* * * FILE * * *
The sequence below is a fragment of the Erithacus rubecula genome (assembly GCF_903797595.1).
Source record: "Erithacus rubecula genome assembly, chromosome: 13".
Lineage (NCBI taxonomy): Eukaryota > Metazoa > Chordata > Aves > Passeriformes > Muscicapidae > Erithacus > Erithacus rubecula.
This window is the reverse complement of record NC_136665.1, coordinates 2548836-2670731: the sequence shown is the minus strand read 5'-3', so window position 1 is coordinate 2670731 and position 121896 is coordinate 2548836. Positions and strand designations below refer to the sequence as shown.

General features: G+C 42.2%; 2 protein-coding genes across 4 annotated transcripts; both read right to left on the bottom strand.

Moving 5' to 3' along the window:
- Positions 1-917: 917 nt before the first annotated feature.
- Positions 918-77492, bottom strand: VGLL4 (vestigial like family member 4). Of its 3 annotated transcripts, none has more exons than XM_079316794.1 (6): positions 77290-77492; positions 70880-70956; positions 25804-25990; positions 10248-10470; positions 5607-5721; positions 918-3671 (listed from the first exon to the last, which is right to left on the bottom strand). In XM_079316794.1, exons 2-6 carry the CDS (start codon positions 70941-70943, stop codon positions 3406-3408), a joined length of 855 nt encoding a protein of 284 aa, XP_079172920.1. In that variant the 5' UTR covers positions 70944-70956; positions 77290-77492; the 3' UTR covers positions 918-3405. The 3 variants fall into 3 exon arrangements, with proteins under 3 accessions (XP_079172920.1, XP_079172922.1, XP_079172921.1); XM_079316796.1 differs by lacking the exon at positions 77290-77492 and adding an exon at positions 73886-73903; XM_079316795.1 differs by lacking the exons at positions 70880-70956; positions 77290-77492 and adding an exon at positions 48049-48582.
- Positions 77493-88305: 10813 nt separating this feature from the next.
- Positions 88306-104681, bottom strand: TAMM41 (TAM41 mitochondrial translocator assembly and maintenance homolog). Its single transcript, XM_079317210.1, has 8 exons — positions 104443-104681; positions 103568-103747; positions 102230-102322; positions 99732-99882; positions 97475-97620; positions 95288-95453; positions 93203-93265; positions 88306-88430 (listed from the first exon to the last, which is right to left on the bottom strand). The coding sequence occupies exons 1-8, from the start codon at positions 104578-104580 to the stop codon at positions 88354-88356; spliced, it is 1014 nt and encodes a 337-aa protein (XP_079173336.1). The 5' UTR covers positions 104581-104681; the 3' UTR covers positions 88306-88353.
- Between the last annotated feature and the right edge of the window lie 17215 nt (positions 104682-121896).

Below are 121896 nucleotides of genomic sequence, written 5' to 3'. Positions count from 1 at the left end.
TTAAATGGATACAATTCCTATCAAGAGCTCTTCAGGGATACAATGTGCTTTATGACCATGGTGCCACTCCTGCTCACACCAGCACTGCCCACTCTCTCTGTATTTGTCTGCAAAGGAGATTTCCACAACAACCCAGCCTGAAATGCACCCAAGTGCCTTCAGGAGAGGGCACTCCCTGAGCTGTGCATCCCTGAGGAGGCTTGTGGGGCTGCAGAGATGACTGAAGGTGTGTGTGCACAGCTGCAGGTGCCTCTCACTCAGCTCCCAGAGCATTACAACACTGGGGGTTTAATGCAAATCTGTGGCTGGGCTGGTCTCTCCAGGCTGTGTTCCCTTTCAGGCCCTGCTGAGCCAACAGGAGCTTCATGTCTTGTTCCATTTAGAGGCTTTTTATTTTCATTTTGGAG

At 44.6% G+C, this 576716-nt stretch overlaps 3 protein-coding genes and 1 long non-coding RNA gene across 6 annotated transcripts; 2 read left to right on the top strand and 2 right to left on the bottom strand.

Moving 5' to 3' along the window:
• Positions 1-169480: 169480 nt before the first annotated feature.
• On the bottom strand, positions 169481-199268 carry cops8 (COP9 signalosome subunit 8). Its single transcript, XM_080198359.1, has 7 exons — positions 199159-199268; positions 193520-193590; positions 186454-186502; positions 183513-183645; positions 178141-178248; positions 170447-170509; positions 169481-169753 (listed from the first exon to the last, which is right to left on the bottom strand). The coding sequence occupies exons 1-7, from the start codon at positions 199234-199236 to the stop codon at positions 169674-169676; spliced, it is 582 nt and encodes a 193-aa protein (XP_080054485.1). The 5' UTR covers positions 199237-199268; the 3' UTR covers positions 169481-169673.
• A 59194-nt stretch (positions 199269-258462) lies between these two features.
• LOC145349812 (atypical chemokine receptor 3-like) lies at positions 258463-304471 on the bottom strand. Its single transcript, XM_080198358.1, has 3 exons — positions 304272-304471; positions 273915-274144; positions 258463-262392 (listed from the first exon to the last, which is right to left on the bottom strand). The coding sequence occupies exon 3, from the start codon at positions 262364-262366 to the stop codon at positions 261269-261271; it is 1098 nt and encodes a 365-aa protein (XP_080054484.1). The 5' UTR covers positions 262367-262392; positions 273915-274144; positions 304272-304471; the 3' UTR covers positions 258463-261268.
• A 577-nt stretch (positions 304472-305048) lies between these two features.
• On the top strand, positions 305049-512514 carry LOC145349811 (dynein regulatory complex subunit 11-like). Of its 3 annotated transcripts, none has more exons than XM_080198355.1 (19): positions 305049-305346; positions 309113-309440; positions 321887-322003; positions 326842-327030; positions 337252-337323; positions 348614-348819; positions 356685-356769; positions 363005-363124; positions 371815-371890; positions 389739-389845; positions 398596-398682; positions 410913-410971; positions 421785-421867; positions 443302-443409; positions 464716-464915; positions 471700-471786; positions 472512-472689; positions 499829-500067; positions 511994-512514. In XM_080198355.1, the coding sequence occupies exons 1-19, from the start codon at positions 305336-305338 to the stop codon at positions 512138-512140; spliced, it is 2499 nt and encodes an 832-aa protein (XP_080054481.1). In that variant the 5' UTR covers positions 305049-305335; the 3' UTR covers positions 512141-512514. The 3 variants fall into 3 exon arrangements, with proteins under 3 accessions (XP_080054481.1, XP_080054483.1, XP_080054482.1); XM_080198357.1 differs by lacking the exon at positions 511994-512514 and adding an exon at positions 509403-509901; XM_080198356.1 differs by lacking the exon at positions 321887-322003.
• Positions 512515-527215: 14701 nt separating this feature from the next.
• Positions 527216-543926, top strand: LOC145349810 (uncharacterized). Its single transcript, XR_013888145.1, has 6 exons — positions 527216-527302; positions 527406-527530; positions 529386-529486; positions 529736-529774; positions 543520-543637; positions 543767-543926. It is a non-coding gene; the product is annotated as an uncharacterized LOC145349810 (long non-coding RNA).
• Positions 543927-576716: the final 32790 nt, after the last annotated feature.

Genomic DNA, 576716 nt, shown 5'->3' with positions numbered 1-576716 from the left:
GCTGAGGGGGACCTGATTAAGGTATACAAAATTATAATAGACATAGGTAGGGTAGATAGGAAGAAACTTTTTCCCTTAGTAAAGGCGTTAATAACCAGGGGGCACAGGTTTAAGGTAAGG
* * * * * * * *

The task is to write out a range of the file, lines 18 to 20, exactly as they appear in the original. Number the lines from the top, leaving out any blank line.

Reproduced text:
• A 59194-nt stretch (positions 199269-258462) lies between these two features.
• LOC145349812 (atypical chemokine receptor 3-like) lies at positions 258463-304471 on the bottom strand. Its single transcript, XM_080198358.1, has 3 exons — positions 304272-304471; positions 273915-274144; positions 258463-262392 (listed from the first exon to the last, which is right to left on the bottom strand). The coding sequence occupies exon 3, from the start codon at positions 262364-262366 to the stop codon at positions 261269-261271; it is 1098 nt and encodes a 365-aa protein (XP_080054484.1). The 5' UTR covers positions 262367-262392; positions 273915-274144; positions 304272-304471; the 3' UTR covers positions 258463-261268.
• A 577-nt stretch (positions 304472-305048) lies between these two features.